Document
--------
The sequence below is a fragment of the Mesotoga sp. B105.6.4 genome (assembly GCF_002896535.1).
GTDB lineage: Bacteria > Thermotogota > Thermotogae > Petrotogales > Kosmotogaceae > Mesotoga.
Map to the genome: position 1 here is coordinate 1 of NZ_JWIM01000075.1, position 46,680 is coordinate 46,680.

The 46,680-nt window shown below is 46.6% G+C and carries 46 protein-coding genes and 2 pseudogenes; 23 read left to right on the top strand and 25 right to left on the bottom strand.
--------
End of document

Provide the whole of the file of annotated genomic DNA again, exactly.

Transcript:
The sequence below is a fragment of the Mesotoga sp. B105.6.4 genome (assembly GCF_002896535.1).
GTDB lineage: Bacteria > Thermotogota > Thermotogae > Petrotogales > Kosmotogaceae > Mesotoga.
Map to the genome: position 1 here is coordinate 1 of NZ_JWIM01000075.1, position 46,680 is coordinate 46,680.

The 46,680-nt window shown below is 46.6% G+C and carries 46 protein-coding genes and 2 pseudogenes; 23 read left to right on the top strand and 25 right to left on the bottom strand.